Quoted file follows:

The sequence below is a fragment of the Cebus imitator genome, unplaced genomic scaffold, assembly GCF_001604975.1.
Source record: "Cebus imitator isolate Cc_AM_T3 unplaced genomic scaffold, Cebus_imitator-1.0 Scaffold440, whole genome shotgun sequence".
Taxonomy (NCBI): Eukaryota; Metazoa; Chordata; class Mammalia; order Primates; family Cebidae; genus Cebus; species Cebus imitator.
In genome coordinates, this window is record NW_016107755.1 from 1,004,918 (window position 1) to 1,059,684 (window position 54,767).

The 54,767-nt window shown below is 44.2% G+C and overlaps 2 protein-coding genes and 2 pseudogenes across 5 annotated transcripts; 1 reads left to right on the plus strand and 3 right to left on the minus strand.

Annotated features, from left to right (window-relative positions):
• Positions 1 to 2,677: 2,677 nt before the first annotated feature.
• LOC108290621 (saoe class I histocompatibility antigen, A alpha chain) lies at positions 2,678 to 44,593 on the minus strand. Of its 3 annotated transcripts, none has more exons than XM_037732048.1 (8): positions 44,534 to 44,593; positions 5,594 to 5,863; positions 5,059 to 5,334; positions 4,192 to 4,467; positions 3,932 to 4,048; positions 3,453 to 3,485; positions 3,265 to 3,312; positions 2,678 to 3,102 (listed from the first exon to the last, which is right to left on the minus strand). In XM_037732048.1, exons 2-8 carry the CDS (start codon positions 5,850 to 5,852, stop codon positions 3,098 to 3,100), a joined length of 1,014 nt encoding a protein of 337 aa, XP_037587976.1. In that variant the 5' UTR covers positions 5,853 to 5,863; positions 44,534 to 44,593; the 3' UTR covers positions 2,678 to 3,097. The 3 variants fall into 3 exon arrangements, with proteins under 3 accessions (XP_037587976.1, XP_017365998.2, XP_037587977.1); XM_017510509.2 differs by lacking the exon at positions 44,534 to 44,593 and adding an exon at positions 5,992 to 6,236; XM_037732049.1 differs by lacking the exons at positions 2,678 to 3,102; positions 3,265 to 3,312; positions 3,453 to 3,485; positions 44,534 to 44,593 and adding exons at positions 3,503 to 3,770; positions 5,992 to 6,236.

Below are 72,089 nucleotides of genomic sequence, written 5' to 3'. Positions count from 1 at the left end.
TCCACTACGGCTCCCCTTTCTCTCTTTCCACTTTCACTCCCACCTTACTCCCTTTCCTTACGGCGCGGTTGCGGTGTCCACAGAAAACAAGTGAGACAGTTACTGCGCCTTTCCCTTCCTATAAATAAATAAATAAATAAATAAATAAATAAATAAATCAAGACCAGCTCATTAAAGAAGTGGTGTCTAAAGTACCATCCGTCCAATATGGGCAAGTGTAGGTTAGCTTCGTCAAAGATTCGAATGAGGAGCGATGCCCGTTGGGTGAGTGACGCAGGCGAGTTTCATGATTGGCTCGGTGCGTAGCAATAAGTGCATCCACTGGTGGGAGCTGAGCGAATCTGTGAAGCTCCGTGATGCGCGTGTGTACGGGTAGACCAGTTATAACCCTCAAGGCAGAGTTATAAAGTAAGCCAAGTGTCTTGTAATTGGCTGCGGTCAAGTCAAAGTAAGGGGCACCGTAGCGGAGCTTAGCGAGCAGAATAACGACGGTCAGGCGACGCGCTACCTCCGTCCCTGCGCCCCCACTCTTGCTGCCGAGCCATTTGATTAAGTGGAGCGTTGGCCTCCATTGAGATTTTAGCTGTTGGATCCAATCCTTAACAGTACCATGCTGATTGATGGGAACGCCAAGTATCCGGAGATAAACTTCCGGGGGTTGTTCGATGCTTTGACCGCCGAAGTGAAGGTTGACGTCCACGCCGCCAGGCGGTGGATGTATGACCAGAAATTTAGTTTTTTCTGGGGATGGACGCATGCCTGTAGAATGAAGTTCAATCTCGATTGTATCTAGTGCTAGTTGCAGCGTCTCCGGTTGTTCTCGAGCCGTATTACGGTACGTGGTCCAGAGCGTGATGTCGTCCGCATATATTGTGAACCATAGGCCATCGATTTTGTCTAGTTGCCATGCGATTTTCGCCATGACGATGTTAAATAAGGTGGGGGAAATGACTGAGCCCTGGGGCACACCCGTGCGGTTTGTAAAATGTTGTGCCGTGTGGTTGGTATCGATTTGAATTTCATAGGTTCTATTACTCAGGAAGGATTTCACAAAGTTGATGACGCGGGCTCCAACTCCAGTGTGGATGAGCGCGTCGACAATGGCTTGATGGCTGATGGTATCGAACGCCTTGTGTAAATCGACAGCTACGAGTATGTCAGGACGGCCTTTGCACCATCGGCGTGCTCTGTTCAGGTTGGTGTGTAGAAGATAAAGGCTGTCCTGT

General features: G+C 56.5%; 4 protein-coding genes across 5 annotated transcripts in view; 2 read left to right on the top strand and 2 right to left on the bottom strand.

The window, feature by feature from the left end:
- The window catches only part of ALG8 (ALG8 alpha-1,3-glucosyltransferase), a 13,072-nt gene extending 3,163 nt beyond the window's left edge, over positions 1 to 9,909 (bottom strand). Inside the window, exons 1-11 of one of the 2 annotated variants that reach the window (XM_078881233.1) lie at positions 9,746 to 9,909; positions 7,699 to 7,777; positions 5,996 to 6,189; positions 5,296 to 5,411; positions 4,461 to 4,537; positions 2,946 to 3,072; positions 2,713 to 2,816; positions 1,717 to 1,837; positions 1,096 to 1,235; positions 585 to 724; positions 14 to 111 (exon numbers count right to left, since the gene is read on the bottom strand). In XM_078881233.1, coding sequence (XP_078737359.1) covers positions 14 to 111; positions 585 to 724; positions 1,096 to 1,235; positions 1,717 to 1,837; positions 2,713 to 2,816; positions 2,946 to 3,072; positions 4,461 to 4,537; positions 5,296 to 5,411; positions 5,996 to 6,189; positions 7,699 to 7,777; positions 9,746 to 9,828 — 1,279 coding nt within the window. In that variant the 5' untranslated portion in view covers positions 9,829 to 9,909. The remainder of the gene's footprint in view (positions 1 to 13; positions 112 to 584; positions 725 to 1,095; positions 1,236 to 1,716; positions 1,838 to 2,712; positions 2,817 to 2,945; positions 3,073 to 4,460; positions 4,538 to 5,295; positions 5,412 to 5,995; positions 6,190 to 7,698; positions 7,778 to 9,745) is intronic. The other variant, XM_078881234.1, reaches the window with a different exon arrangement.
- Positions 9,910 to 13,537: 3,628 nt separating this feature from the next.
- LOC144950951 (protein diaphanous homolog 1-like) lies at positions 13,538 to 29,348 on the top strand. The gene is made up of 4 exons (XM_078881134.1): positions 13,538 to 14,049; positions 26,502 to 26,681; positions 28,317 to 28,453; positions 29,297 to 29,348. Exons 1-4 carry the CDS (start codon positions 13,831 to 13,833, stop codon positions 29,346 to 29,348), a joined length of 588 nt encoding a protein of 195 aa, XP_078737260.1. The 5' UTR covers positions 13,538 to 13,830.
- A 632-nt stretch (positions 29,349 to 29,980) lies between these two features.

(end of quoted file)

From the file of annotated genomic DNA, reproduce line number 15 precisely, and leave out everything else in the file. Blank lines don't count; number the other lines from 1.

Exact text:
- LOC144950951 (protein diaphanous homolog 1-like) lies at positions 13,538 to 29,348 on the top strand. The gene is made up of 4 exons (XM_078881134.1): positions 13,538 to 14,049; positions 26,502 to 26,681; positions 28,317 to 28,453; positions 29,297 to 29,348. Exons 1-4 carry the CDS (start codon positions 13,831 to 13,833, stop codon positions 29,346 to 29,348), a joined length of 588 nt encoding a protein of 195 aa, XP_078737260.1. The 5' UTR covers positions 13,538 to 13,830.